You want the tourniquet on the outside so you can grab it quickly in case of a major limb bleed. The first thing you should do with this kit is unwrap the tourniquet and follow the included instructions on “staging” it so you can quickly pull it open and put it around an arm or a leg that’s gushing blood. I have thankfully never had to use one, but every medic I know swears by them, so my medkits all have staged tourniquets in them. (At least, I try to keep them staged. I think my kids screwed with the one on my kit.)
You may also wonder why you need the fancy scissors, much less on the outside of the pack. In an emergency, you may have to quickly cut off clothes, cut through webbing (like on a seat belt), or trim a bandage. You need quick access to sharp shears with a blunt edge so you don’t stab your patient (or yourself) while you’re scrambling.
The Medical Points Abroad bag has MOLLE straps on the back, so you can attach it to any bag that has PALS webbing. My knock-off bag has that too, but the velcro that holds on the straps sucks, and the medkit regularly falls off my bug-out bag.
On the back of the Medical Points Abroad bag, he attached a copy of the Wilderness Medical Associates field guide. This is a great idiot-resistant manual for treating medical emergencies, with lots of flowcharts and illustrations. I like the idea of keeping it on the outside of the kit so you can flip through it quickly when you need it. It’s printed on rugged waterproof paper, so there’s no need to keep it in the kit.
The inside has a whole lot of stuff crammed in. As painful as it may be to take it all out and cram it back in, you should do that right away so you know where everything is.
Let’s start with the little mesh bag, which is full of bandaids and over-the-counter medications. The mesh bag is attached with velcro, so you could detach it and carry it on its own as a lightweight kit for little boo-boos.
In addition to the bandages, you’ll find things like burn cream, antibiotic ointment, antiseptic wipes, and hydrocortisone cream, along with common over-the-counter medications like ibuprofen, decongestants, and “non-aspirin.”
Moving on to the main kit, there are forceps, high-quality tweezers, and an irrigation syringe. Those syringes are lifesavers. You can use them to flush out wounds, flush your eyes, and I’ve even used them to suck out splinters that I couldn’t grab with tweezers or a knife.
Then we have an OLAES Modular Bandage. I have one in my own kit, and it came in handy when my neighbor cut himself on a cast-iron bathtub and was dribbling blood all over his kitchen floor. It’s also known as an “Israeli bandage” or “pressure dressing.” Alongside the modular bandage is a roll of elastic bandage with a little roll of duct tape inside. When I was helping my neighbor, I held the modular bandage in place with a roll of that elastic. It’s great for tightly wrapping bandages over wounds. (I didn’t really know what I was doing, but I got the bleeding to stop.)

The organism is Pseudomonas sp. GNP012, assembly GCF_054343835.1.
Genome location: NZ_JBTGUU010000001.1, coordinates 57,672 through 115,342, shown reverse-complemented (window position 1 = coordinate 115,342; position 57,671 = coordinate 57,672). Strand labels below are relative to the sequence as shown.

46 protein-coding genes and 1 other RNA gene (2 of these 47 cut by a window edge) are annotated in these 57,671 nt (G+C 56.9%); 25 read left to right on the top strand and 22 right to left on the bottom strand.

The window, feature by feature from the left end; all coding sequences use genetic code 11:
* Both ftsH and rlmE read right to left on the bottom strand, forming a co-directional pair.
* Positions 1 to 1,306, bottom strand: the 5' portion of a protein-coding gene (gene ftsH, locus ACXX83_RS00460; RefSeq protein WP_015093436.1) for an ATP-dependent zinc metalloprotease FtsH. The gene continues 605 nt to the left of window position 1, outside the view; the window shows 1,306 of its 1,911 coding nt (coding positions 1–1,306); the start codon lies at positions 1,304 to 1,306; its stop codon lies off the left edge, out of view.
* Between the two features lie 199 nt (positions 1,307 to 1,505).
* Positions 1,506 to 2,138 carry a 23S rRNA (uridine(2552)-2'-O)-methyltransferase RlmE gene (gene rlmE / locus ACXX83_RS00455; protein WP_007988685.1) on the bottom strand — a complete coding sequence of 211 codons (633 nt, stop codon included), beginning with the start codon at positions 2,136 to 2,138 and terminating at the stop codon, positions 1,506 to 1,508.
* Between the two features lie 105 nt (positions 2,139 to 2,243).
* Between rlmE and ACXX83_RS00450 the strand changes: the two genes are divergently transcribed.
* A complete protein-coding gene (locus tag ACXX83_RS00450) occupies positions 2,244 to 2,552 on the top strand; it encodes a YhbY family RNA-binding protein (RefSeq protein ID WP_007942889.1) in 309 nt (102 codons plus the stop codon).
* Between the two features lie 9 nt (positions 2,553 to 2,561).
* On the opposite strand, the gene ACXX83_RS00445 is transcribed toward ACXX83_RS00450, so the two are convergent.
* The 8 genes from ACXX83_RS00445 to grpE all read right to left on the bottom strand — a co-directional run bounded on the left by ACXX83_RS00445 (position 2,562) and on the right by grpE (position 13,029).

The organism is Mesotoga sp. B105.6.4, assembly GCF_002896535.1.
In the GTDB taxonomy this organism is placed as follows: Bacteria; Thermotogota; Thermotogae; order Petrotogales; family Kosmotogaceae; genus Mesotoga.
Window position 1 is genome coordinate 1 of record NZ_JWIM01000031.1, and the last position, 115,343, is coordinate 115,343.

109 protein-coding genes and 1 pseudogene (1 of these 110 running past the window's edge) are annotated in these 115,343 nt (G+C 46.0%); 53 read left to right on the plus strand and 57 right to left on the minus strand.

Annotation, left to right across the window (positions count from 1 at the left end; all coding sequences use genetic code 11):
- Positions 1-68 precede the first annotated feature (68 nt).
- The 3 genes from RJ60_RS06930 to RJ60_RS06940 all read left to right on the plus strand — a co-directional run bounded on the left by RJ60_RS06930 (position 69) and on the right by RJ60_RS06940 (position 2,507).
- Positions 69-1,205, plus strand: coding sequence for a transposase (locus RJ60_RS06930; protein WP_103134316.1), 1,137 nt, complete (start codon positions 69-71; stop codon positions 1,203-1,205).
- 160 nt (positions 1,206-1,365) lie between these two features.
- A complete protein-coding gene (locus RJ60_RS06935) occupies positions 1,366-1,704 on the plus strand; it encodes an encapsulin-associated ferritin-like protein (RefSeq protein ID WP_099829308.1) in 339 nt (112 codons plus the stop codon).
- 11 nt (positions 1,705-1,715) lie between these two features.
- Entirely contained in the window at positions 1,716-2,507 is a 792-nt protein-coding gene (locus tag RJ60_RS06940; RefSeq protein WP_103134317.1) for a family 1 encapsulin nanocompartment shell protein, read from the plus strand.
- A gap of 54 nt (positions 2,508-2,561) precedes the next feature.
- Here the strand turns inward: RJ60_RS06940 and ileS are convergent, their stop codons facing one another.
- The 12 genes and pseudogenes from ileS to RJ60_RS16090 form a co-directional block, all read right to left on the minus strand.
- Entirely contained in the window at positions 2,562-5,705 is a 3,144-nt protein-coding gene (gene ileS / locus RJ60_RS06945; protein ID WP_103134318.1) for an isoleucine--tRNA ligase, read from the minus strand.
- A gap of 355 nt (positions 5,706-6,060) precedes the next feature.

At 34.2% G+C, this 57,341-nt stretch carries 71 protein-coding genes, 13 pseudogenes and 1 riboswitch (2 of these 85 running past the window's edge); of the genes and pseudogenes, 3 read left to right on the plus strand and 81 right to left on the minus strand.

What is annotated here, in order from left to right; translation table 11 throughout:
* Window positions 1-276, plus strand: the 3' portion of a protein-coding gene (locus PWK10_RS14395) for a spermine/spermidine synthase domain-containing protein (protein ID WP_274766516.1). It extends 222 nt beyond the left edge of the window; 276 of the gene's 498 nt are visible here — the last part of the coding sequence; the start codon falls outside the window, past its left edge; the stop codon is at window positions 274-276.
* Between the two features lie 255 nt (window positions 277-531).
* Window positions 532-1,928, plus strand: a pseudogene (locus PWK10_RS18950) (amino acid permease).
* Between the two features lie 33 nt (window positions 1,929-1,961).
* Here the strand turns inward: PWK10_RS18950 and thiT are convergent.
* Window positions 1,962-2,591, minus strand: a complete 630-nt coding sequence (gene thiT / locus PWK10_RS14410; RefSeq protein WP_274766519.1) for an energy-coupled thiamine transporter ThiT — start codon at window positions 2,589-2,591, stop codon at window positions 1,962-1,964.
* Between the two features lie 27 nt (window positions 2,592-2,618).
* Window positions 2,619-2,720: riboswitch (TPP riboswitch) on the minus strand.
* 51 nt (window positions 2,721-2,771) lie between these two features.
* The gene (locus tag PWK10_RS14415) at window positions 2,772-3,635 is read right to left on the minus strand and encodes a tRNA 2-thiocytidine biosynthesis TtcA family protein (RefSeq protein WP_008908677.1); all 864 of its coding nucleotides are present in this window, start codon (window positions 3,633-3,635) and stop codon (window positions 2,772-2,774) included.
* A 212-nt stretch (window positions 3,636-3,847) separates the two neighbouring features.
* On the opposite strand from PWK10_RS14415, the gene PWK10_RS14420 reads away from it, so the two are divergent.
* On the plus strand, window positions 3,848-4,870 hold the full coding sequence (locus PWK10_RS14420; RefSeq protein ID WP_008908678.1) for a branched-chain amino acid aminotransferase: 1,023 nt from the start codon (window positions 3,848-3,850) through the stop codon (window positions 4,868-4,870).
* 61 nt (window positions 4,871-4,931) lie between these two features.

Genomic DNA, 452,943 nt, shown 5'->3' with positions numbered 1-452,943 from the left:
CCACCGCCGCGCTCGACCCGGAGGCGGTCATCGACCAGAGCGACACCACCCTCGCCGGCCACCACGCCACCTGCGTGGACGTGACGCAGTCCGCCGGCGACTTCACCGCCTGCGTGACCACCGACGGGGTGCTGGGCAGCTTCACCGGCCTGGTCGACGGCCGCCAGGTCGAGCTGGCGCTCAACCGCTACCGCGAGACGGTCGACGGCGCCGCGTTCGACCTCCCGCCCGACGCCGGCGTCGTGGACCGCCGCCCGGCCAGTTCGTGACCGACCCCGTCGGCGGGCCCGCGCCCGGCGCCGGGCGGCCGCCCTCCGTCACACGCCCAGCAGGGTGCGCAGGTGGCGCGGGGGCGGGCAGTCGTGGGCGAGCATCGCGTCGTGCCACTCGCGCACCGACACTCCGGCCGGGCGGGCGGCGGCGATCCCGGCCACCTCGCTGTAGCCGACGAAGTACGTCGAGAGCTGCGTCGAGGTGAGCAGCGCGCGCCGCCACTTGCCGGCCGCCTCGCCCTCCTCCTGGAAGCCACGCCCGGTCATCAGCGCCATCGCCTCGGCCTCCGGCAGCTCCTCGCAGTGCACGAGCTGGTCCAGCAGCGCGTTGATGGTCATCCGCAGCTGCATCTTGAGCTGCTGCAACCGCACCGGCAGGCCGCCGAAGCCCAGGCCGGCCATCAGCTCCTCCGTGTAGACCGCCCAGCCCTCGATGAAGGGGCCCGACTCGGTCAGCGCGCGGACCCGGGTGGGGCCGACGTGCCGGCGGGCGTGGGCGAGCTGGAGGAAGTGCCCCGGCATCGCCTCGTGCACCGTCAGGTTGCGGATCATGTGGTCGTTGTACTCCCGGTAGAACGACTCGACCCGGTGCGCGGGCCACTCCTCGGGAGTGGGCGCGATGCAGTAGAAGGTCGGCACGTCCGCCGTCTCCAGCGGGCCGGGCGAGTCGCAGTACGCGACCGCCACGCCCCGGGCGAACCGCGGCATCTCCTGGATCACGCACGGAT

On the other side of the kit is a toothbrush (for cleaning dirty wounds), compressed gauze for packing wounds, a CPR face shield, and two mylar survival blankets, which are handy to wrap around someone going into shock to maintain their core temperature. Not pictured: a pair of medical gloves.
Finally, we have an aluminum splint, which you can wrap around a broken or sprained limb, a bandage wrap, gauze, and a pack of chest seals for puncture wounds like gunshots. There are two seals in the pack because if you’re treating a gunshot, there will likely be an entrance wound and an exit wound.
The Medical Points Abroad kit does not have every single item in that original IFAK list. A few examples:
Petroleum jelly (but there are three packets of antibiotic ointment)
Needle and thread stored in isopropyl alcohol. (To drain blisters. Not for DIY stitches, Rambo.)
Plastic cling wrap. (A real pain to pack.)
Nasopharyngeal airway. I have one but have no idea how to use it.
You would also want to throw in any prescription medications you may need immediate access to, like an asthma inhaler, EpiPen, or insulin.
Altogether, this is a fantastic and high-quality kit for the money, and buying it pre-assembled saves you a lot of time and frustration. If it’s out of your price range, you need to have some kind of kit filled with medical supplies you know how to use, and keep it handy at all times.